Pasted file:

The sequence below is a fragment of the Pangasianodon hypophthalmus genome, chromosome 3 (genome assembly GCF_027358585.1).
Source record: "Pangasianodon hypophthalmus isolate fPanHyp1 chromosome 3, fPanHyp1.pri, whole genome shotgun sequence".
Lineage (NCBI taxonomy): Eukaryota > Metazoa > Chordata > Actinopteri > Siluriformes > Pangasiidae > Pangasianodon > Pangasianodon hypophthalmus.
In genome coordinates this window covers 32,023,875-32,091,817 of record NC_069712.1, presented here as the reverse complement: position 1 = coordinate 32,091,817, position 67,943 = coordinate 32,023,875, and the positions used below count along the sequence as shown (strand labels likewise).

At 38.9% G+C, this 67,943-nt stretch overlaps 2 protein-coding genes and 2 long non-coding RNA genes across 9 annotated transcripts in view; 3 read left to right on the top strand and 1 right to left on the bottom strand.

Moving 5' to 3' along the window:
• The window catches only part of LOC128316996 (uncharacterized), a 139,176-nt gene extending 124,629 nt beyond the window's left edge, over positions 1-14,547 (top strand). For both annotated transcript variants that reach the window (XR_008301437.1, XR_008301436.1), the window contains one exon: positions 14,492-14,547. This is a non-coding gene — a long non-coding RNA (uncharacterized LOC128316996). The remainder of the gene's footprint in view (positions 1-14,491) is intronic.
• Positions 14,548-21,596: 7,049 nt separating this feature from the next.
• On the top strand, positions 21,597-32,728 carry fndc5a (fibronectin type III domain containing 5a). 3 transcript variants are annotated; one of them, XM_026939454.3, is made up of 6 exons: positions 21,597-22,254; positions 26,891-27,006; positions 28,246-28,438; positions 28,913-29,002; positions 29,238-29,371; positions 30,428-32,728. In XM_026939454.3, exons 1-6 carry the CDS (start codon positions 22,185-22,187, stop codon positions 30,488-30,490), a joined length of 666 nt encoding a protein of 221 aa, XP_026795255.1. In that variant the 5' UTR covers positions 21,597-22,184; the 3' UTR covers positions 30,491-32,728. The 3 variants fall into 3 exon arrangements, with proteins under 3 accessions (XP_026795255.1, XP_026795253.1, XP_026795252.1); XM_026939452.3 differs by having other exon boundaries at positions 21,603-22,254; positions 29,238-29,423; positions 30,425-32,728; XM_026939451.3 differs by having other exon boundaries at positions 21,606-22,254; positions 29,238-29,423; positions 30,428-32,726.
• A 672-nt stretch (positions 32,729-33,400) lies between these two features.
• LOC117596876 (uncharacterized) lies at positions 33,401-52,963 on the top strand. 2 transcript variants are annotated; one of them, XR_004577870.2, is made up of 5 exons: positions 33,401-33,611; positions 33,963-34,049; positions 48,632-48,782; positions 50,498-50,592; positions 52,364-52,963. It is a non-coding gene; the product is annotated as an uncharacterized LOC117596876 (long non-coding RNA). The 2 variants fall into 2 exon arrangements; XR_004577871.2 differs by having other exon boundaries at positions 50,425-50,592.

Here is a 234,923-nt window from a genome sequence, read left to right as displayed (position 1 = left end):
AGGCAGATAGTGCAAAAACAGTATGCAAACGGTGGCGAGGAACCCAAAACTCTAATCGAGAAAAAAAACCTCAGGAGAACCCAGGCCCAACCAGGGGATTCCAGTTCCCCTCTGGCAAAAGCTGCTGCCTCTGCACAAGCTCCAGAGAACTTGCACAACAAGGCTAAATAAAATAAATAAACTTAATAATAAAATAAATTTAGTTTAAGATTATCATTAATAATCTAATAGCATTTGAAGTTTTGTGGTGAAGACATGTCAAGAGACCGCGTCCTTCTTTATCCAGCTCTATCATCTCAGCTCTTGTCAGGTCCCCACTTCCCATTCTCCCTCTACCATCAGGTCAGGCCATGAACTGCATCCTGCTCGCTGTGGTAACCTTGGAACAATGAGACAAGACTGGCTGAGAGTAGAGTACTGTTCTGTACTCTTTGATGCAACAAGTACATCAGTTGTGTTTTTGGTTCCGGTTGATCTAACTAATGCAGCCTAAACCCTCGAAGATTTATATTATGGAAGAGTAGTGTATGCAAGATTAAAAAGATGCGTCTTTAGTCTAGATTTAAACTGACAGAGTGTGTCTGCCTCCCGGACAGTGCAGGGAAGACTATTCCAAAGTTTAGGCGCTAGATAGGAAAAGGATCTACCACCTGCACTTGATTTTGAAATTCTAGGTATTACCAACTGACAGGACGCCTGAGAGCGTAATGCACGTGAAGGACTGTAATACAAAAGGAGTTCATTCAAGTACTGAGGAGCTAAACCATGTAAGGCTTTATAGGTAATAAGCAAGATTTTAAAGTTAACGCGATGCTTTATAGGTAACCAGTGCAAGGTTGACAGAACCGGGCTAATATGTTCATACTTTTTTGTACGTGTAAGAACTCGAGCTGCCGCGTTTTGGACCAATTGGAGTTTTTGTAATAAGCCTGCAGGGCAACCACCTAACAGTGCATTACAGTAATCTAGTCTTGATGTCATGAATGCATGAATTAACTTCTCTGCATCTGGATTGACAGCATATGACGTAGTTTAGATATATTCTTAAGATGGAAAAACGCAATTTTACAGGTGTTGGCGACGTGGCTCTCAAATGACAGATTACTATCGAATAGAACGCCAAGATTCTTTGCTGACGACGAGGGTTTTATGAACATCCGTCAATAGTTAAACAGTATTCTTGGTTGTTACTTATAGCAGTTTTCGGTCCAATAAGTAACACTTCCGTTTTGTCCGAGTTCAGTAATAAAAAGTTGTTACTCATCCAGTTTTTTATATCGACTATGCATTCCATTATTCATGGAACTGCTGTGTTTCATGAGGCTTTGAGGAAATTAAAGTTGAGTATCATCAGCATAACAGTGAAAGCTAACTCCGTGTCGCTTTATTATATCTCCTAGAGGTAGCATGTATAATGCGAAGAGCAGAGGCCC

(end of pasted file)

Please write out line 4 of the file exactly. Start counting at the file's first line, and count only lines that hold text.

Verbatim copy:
In genome coordinates this window covers 32,023,875-32,091,817 of record NC_069712.1, presented here as the reverse complement: position 1 = coordinate 32,091,817, position 67,943 = coordinate 32,023,875, and the positions used below count along the sequence as shown (strand labels likewise).